Who I Am Not /US, DE/

    Director: Tunde Skovran
    Editor: Marianna Rudas
    Producer: Andrei Zinca
    Co-producer: Patrick Hamm

    As a national beauty queen, Sharon Rose Khumalo lives a life most South African young women only dream of, until her secret is revealed: she’s intersex. When stigma and gender uncertainty overtake Sharon, Dimakatso Sibidi, a passionate intersex activist, storms in her life, propelling her on a journey to discover for herself what truly makes a woman. Sharon and Dimakatso's stories emphasize the diversity of human existence, offering a new depiction of womanhood and femininity that speaks to people of all genders. Who I Am Not sheds light on what it feels to be one of the almost 130 million people worldwide born intersex, living in fear of family shame, social stigma, and facing identity struggles in light of pressure to be binary, and “normal”.

    A Sad and Vulgar Loner /ES, DE/

    Director: Efthymia Zymvragaki, Editor: Tin Dirdamal, Producer: Patricia Sánchez Mora

    “A Sad and Vulgar Loner” explores what happens when an abusive man speaks out, positioning himself as a critic of violence. Without excusing his acts, the film creates a space in which the abuser has a voice, bringing a new perspective on violence and abuse with a focus on the breaking of violent cycles and the urgent need for a healing process in society. As a child Ernesto experienced his father’s violent attacks against his mother. Once an adult it turned out that he had inherited the patterns of violence. He ended up in a psychiatric hospital after trying to kill his wife and son. It took decades of abusive behavior with different relationships until he recognized he had an issue. He then described his inner conflict in an autobiographical novel. Now it is time to turn it into a movie.

    Pure Unknown /IT/

    Director: Mattia Colombo, Editor: Valentina Cicogna, Producer: Sebastiano Luca Insinga

    Every year, dozens of "nameless dead" arrive on Cristina's autopsy table and they would remain without a name if Cristina, medical examiner, and Professor at the University of Milan, hadn’t took on a battle to push the institutions to find their identity. Finding the identity of an undocumented body requires human resources, logistics, time, and money. But often the so-called Pure Unknown belong to the fringes of society and to the most fragile categories of citizens, such as the homeless, prostitutes or illegal immigrants. For this reason, prosecutors and politicians don’t do everything in their power to return those remains to families that, somewhere in the world, are looking for their disappeared loved ones. Cristina's battle, at times visionary at the point of resulting hopelessness, will lead her to the doorstep of the European Parliament, to ask a simple yet complex question: "Who do we want to be?”

    My Missing Aunt /KR/

    Director: Juyeon Yang
    Editor: Duhyun Ko
    Producer: Sarah Kang
    Producer: Duhyun Ko

    Just the night before the college graduation, Juyeon, the director, receives a call from her dad, drunk. That day, she discovers for the first time that her dad had a sister who had committed suicide. Juyeon asks for her aunt’s name, but her dad only repeats, “don’t become like her.” Juyeon spots traces of her aunt from an old album her grandmother kept. After meeting with her aunt’s friends, Juyeon believes that the testimony that her aunt killed herself is no longer reliable.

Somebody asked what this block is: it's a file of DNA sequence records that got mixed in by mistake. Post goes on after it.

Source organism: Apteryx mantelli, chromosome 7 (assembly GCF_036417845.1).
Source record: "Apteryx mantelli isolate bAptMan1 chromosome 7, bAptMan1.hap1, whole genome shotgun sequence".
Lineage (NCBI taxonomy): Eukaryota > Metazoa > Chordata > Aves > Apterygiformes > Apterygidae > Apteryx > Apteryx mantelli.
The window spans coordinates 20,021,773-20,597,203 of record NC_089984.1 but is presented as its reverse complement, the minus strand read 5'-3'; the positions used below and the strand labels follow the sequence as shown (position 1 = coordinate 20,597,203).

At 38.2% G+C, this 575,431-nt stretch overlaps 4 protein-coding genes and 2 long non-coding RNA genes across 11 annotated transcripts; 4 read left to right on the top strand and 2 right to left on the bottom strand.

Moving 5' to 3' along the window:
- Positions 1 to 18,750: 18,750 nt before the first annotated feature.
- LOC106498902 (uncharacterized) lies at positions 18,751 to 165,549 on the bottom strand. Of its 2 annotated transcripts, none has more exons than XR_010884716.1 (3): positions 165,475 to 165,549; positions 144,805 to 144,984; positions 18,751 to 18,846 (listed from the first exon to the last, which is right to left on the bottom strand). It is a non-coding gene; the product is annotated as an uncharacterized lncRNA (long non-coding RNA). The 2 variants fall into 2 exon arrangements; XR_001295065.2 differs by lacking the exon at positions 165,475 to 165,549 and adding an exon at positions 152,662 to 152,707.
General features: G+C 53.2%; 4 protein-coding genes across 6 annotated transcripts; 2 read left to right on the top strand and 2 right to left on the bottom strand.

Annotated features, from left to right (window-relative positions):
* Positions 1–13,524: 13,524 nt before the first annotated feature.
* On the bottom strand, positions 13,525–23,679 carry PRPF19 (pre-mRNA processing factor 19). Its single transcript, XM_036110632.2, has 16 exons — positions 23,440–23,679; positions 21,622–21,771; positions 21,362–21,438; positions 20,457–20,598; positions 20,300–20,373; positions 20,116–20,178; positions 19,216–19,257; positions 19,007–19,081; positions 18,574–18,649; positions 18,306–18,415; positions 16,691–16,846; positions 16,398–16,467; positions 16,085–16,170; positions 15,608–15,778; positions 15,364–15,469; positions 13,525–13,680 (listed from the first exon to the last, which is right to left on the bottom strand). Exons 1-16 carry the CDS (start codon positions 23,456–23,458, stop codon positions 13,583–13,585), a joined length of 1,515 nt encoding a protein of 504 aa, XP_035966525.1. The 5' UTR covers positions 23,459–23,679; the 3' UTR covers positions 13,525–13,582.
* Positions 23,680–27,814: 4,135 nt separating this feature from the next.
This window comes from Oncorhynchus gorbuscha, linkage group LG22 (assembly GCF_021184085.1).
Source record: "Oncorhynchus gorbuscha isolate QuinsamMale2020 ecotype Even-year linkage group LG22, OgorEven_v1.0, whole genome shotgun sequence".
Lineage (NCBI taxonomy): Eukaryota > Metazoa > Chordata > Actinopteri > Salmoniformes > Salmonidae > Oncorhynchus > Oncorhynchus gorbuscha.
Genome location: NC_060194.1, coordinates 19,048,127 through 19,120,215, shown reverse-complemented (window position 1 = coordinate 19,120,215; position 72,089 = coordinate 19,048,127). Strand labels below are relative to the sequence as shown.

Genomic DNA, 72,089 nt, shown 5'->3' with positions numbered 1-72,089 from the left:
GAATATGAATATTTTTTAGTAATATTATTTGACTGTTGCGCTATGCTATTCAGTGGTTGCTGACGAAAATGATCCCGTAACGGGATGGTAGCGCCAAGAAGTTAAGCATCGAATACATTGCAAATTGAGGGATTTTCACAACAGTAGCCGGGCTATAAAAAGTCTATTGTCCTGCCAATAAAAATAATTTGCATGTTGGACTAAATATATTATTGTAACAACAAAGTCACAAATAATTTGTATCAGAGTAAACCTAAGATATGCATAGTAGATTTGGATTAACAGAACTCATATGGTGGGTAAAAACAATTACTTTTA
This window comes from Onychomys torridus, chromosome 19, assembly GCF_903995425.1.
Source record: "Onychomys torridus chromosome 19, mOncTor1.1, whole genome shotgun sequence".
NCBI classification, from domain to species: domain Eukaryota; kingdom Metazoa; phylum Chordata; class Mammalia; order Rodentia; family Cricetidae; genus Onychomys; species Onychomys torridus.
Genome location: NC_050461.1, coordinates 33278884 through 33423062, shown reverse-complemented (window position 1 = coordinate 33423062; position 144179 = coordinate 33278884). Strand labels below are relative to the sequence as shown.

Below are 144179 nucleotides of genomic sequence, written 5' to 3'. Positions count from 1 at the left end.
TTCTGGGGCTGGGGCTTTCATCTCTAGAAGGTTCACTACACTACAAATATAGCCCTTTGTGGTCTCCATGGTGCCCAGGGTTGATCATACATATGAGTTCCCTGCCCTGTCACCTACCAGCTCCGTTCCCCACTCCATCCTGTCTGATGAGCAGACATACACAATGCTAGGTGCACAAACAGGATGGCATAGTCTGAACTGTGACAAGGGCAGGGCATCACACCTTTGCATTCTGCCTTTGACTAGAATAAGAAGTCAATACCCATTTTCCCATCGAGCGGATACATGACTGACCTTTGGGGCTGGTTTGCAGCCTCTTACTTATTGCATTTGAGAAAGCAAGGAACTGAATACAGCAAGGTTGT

The Boy and the Suit of Lights /UK, US/

    Director: Inma de Reyes Casas, Editor: Nick Gibbon, Producer: Ronny Merdinger, Producer: Aimara Reques

    Borja (12) is being raised with his younger brother Erik (9) by their single mother Raquel in Castellón de La Plana, a small coastal town in Spain. Borja’s mother is unemployed and struggles to make ends meet. Hoping he rescues them from poverty, Raquel and Matias (his grandfather) encourage Borja to follow his path inside the family's tradition, so at the age of 12, Borja becomes the youngest boy to join the local school of bullfighting. As he grows up, it becomes increasingly clear that what his family perceived as their ticket out of poverty is becoming an extinct tradition- protestors invade bullrings and councils reduce funding. It is here when Borja begins to question his future and examine his own hopes and dreams.

    Man of Marble /PL/

    Director: Szymon Kuriata
    Editor: Michał Poddębniak
    Co-editor: Patrycja Piróg
    Producer: Aneta Zagórska

    Magda and Remik got connected by adolescent love, then blown over by adulthood. We meet them when their son Franek is four years old. Remik trifles all days away enjoying beer while Magda gets more and more frustrated being the only one who does all the daycare responsibilities. She threatens to sue Remik for child support. This prompts the man to set up the YouTube channel called "Man of Marble". He intends to build houses at hyper speed thus making heaps of money. He quits drinking too. They seem to be a happy family for a while, but then the old habits kick in again. After repeating disappointments, Magda moves with her son to another place. Remik is left with nothing but perhaps the ambitious plan of reviving the channel – so that one day Franek can see that his dad is somebody.